Brexit Bulletin: Uneasy Calm

(Bloomberg) -- Today in Brexit: Quiet reigns in Westminster, but the U.K. prime minister should gear up for what lies ahead.

The U.K. prime minister is off to Wales for a walking holiday. The last time Theresa May went away like this, she called a snap election on her return. This time, she should be rethinking how to position the U.K. to tackle future Brexit trade negotiations.

Future Brexit talks will be far more complicated than the ones to date, according to a report from the Institute for Government think tank.

When they begin, whoever is prime minister should take a different approach, the report said. It identified areas where May went wrong: fostering a secretive atmosphere that created divisions within government; an untenable split between the Brexit department and No. 10; and a “tone deaf” approach toward EU member states.

The think tank called on the government to publish a vision for the relationship between a separate U.K. and EU, with a “clear view of what is negotiable” in reality.

The Brexit extension has given the U.K. until Oct. 31 to resolve the parliamentary deadlock, but some fear it’s just long enough to take the pressure off, while not long enough to enact any meaningful change in strategy. Germany’s foreign minister said in an interview that Britain will have to decide what it wants by October, suggesting the country won’t be willing to grant another extension.

Talks between the Conservatives and the opposition Labour party aimed at finding a compromise solution continue, but veteran politician William Hague reckons the Labour party isn’t participating to secure a Brexit deal but rather to bring down the Conservative government. Both of the biggest parties are braced for the local elections next month, with the potential for a divided electorate to embrace smaller parties. 

The Prime Minister should enjoy the calm while it lasts.

Today’s Must-Reads

  • Investors scouting for the best way to trade the Brexit delay should just look to Ireland’s bonds. Morgan Stanley and JP Morgan are among banks bullish on the nation’s debt.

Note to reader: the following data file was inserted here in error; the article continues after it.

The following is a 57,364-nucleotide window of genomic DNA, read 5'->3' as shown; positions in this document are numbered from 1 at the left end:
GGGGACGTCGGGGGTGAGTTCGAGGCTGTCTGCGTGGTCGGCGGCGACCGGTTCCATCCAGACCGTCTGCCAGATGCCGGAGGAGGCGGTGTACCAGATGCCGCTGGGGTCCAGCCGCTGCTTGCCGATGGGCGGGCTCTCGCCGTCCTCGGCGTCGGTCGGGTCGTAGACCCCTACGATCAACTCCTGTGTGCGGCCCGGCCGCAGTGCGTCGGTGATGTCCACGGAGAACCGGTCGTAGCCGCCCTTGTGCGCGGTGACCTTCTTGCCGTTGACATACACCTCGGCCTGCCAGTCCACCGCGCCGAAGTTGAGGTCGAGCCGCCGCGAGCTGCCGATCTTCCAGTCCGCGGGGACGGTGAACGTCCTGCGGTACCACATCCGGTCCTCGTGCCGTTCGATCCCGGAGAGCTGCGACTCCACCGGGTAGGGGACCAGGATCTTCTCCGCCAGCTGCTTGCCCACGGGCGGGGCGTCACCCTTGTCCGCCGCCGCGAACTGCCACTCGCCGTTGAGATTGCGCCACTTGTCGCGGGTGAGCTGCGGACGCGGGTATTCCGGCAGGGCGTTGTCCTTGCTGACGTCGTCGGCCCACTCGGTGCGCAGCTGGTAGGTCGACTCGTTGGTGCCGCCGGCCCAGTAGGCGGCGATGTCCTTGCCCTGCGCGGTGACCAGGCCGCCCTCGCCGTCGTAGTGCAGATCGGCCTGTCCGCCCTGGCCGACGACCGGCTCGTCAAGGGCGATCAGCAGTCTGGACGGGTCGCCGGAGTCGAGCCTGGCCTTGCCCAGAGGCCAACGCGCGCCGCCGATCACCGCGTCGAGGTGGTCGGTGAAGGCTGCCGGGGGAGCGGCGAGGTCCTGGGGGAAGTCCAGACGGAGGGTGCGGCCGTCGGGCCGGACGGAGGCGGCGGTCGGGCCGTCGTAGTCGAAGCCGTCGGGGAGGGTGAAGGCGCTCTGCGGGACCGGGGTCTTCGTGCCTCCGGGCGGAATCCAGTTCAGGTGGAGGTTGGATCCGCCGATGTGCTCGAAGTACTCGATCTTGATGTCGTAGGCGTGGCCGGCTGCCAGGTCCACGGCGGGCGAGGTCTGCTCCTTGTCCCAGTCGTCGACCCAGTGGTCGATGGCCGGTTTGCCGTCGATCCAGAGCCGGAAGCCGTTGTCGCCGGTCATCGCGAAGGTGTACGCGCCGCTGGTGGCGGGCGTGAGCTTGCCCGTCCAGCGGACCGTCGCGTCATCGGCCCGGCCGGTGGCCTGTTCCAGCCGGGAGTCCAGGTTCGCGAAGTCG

• Brexit chaos won’t last forever, promises Rachel Sylvester in the Times.
  • Away from Brexit, France was left in shock after a massive fire ravaged the 850-year-old Gothic monument of Notre Dame. French president Emmanuel Macron vowed to rebuild the cathedral.
Brexit Bulletin: Uneasy Calm

Brexit in Brief

Corbyn Risk | A Jeremy Corbyn-led government would be just as damaging to British banks’ profits as a no-deal Brexit, according to Citigroup Inc. Citi analysts point to a fall in business investment, housing controls, less cost flexibility and higher taxes as the potential results.

Productivity Puzzle | The U.K.’s dismal productivity is set to worsen this year, according to an American research group. Output per hour will probably rise just 0.2 percent in 2019, said the report by the Conference Board.

Stuck in Place | The pound’s trading range has been squeezed as analysts predict policy paralysis from the Bank of England and no resolution on Brexit. The difference between the highest and lowest level on Bloomberg’s pound index closed Monday with the narrowest gap since the Brexit referendum. 

Constructive Talks | Speaking from Japan, Foreign Secretary Jeremy Hunt told BBC Radio 4 that the talks between the U.K. government and the opposition are “more detailed and more constructive than people have been expecting on both sides.” Still, he cautioned that the ruling Conservative party may have to turn back to its Northern Irish allies the Democratic Unionist Party to get a deal done.

Jumping Ship | At least two UKIP MEPs have quit the party to join former party leader and prominent Brexiteer Nigel Farage’s new Brexit party. West Midlands MEP Jill Seymour and Yorkshire and North Lincolnshire MEP Jane Collins announced their resignations on Monday.

Death Notice | An unusual message was found among the obituaries in the Times on Monday. A death notice said democracy “died quietly in her sleep” at 11 p.m. on March 29, the time that the U.K. was originally supposed to leave the EU. “The cause of death was by foul play and the culprits have yet to be brought to justice,” it said. 

Want to keep up with Brexit?

You can follow us @Brexit on Twitter and join our Facebook group, Brexit Decoded

©2019 Bloomberg L.P.